Transit symbols surround the bank number.
Amount symbols surround the cheque amount (printed after the cheque as deposited).
On-us symbols surround the cheque sequence number. An on-us is also used after, but, oddly, not before the account number.
Dashes just break the fields up to make them more human-readable.
|Canadian Cheque Numbering||American Check Numbering|
|First comes the optional sequence number, then the bank transit number, then the institution number, then the branch/account, then the amount (printed after the cheque as deposited). Sometimes the cheque sequence number comes at the end. Another variant is an auxiliary cheque sequence number tacked on the end. It is not part of the account number.||First comes the
routing number, then the sequence number, then the account number, then
amount (printed after the cheque as
Often you will see another pattern:
Looking at a blank cheque, you know the cheque sequence number and your account number. What is left over in the bank transit/routing information. The one complication is your MICR account number often has some high order account digits you do not usually bother to specify, which often encode the branch.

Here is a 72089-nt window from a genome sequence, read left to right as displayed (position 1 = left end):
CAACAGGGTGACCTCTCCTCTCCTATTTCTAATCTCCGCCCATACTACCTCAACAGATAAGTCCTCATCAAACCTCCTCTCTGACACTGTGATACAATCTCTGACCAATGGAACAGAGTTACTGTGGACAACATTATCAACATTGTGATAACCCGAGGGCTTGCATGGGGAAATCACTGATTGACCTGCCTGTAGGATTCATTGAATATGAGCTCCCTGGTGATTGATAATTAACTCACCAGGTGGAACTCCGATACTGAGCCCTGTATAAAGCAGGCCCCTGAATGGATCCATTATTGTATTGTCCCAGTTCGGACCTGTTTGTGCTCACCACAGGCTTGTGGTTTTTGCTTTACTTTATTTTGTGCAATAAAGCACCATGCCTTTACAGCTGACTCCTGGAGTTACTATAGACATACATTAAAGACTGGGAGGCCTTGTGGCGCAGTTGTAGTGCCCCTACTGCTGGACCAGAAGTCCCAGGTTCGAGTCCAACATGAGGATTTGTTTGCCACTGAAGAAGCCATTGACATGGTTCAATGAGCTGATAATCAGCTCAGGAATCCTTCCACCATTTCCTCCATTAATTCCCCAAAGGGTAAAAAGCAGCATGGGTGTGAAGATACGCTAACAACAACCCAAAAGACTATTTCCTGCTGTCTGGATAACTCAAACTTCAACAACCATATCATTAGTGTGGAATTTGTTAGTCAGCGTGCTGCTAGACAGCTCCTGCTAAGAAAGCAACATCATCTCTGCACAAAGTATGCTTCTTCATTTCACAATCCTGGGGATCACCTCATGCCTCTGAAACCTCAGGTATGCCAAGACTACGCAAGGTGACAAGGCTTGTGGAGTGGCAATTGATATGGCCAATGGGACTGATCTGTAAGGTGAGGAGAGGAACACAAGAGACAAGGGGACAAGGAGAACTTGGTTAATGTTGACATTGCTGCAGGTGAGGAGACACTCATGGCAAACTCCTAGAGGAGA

There is no standard check-digit scheme. One misread or tampered digit takes money from some completely unrelated person’s account. I suppose it is a miracle that banks were able to agree on any rules for a common cheque format at all, but I am still appalled at the lack of standardisation and orthogonality. The banks don’t even agree on the date format, so you can’t tell if 01-10-2010 means January 10 or October 1. That is absurd! The current lack of standardisation makes it unusual for someone to transmit his electronic banking information for direct deposit accurately on the first try.
You can buy magnetic ink for ink-jet printers and software to print cheques from G7 Productivity. You can buy magnetic ink for laser printers from many suppliers.
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